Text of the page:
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I recently came upon a number of adjectives ending in 「〜やか」that can be paired up with other adjectives:

  • 「緩い」 and 「緩やか
  • 「涼しい」 and 「涼やか
  • 「軽い」 and 「軽やか

What is the meaning of this 「〜やか」and where does it come from? According to the dictionary, the paired adjectives have the same meaning. Is there a difference in tone between the adjectives?

  • There are also such adjectives, which cannot be paired any longer, but once were a pair, such as 穏い【おだい】 and 穏やか. (This appears to be true for practically all of these adjectives ending in ~やか, presumably from ~い + か.) – Earthliŋ Jan 22 '17 at 23:27
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First, -い versions are i-adjectives but -やか versions are na-adjectives. Second, I feel -やか versions have slightly different primary meanings.

  • 緩い【ゆるい】: loose, easy

    緩く引っ張る: to pull weakly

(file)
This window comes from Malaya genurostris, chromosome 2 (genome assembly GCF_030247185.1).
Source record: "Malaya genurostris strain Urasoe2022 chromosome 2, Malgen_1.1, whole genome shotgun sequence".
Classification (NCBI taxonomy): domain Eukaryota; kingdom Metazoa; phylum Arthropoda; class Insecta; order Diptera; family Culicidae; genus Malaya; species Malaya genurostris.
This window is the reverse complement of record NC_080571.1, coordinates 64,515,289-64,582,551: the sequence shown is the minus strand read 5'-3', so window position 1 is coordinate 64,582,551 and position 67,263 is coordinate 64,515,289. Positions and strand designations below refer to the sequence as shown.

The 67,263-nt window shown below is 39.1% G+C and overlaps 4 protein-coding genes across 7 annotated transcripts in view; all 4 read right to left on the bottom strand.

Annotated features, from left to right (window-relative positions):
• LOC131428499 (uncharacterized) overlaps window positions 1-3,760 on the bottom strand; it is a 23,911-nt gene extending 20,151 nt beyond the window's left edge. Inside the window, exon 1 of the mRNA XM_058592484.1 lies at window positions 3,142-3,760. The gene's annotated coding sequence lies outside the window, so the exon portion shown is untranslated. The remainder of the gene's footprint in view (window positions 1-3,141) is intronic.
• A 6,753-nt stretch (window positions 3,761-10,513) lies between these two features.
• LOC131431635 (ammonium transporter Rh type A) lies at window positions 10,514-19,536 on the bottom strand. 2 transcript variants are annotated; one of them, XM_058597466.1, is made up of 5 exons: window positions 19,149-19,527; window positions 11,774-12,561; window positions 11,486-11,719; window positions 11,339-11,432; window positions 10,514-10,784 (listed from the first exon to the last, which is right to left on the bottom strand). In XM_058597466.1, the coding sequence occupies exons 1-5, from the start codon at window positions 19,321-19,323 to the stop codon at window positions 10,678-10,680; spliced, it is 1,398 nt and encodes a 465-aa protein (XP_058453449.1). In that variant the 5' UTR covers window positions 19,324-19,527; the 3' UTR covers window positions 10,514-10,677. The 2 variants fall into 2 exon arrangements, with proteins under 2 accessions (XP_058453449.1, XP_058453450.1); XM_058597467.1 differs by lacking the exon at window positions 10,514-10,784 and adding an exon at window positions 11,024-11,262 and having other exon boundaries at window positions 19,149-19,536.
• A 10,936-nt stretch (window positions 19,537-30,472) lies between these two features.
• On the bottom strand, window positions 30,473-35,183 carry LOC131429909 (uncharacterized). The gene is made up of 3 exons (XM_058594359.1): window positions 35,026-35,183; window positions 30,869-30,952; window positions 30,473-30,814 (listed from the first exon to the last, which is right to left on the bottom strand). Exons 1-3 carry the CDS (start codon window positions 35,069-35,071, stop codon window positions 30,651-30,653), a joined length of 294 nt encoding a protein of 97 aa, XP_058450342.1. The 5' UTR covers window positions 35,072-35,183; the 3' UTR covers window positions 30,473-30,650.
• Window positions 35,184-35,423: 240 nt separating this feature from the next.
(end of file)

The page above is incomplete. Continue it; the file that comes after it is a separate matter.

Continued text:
• 緩やか【ゆるやか】: gradual, slow

    緩やかに引っ張る: to pull slowly

  • 軽い【かるい】: light (weight), light (mood), casual, easy, shallow (mind)

    軽く走る: to run for a short time, to run casually

  • 軽やか【かろやか】: light (footstep), cheerful

    軽やかに走る: to run cheerfully, to run with light steps

I chose these examples to illustrate the difference, but there are times when they are interchangeable. 涼やか【すずやか】 is rare and I'm not sure how it's used.

I think やか is just another suffix used to make an adjective, and I doubt it has its own noteworthy meaning. It's no longer productive (i.e., new words using -やか are unlikely to be coined any more). As Earthliŋ mentioned, many (most?) -やか adjectives do not have their -い counterparts at least in modern Japanese (e.g., はなやか, みやびやか, ひそやか, しとやか).

When you encounter both -い and -やか versions, I think you should just remember them as different words. Just as you should distinguish numeric and numerous, or temporary and temporal, as two different words with different meanings.

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